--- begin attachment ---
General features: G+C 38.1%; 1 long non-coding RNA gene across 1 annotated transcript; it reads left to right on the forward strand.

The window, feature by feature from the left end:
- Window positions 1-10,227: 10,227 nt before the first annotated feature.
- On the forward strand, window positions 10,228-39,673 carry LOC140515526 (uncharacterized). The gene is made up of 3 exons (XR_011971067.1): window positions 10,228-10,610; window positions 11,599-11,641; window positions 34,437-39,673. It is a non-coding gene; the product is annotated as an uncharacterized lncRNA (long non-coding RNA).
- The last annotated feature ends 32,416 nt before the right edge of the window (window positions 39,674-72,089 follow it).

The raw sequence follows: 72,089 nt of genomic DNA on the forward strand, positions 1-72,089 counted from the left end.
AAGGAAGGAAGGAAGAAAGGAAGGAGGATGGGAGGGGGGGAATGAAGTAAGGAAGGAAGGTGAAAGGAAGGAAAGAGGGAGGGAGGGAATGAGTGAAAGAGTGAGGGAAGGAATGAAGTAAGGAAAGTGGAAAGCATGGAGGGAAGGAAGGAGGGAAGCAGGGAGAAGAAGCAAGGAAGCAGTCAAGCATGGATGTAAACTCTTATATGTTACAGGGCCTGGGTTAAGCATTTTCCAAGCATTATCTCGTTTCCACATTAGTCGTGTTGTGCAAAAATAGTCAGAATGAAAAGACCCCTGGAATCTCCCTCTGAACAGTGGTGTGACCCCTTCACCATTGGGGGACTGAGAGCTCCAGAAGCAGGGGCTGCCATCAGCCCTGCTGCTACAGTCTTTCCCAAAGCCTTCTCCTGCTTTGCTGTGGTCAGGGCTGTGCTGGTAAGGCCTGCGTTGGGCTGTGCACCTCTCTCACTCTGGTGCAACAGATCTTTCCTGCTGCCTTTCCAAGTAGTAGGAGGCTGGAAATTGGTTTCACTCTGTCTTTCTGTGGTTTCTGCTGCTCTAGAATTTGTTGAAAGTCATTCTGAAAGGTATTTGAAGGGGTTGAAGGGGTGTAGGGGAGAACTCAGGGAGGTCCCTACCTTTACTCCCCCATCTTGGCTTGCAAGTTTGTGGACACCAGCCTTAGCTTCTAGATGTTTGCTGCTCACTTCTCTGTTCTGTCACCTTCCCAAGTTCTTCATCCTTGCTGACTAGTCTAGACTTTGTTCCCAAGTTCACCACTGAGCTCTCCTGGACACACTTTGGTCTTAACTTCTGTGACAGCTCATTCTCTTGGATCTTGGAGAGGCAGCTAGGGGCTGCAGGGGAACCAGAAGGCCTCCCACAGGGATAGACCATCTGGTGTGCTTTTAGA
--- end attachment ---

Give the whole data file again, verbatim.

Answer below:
General features: G+C 38.1%; 1 long non-coding RNA gene across 1 annotated transcript; it reads left to right on the forward strand.

The window, feature by feature from the left end:
- Window positions 1-10,227: 10,227 nt before the first annotated feature.
- On the forward strand, window positions 10,228-39,673 carry LOC140515526 (uncharacterized). The gene is made up of 3 exons (XR_011971067.1): window positions 10,228-10,610; window positions 11,599-11,641; window positions 34,437-39,673. It is a non-coding gene; the product is annotated as an uncharacterized lncRNA (long non-coding RNA).
- The last annotated feature ends 32,416 nt before the right edge of the window (window positions 39,674-72,089 follow it).

The raw sequence follows: 72,089 nt of genomic DNA on the forward strand, positions 1-72,089 counted from the left end.
AAGGAAGGAAGGAAGAAAGGAAGGAGGATGGGAGGGGGGGAATGAAGTAAGGAAGGAAGGTGAAAGGAAGGAAAGAGGGAGGGAGGGAATGAGTGAAAGAGTGAGGGAAGGAATGAAGTAAGGAAAGTGGAAAGCATGGAGGGAAGGAAGGAGGGAAGCAGGGAGAAGAAGCAAGGAAGCAGTCAAGCATGGATGTAAACTCTTATATGTTACAGGGCCTGGGTTAAGCATTTTCCAAGCATTATCTCGTTTCCACATTAGTCGTGTTGTGCAAAAATAGTCAGAATGAAAAGACCCCTGGAATCTCCCTCTGAACAGTGGTGTGACCCCTTCACCATTGGGGGACTGAGAGCTCCAGAAGCAGGGGCTGCCATCAGCCCTGCTGCTACAGTCTTTCCCAAAGCCTTCTCCTGCTTTGCTGTGGTCAGGGCTGTGCTGGTAAGGCCTGCGTTGGGCTGTGCACCTCTCTCACTCTGGTGCAACAGATCTTTCCTGCTGCCTTTCCAAGTAGTAGGAGGCTGGAAATTGGTTTCACTCTGTCTTTCTGTGGTTTCTGCTGCTCTAGAATTTGTTGAAAGTCATTCTGAAAGGTATTTGAAGGGGTTGAAGGGGTGTAGGGGAGAACTCAGGGAGGTCCCTACCTTTACTCCCCCATCTTGGCTTGCAAGTTTGTGGACACCAGCCTTAGCTTCTAGATGTTTGCTGCTCACTTCTCTGTTCTGTCACCTTCCCAAGTTCTTCATCCTTGCTGACTAGTCTAGACTTTGTTCCCAAGTTCACCACTGAGCTCTCCTGGACACACTTTGGTCTTAACTTCTGTGACAGCTCATTCTCTTGGATCTTGGAGAGGCAGCTAGGGGCTGCAGGGGAACCAGAAGGCCTCCCACAGGGATAGACCATCTGGTGTGCTTTTAGA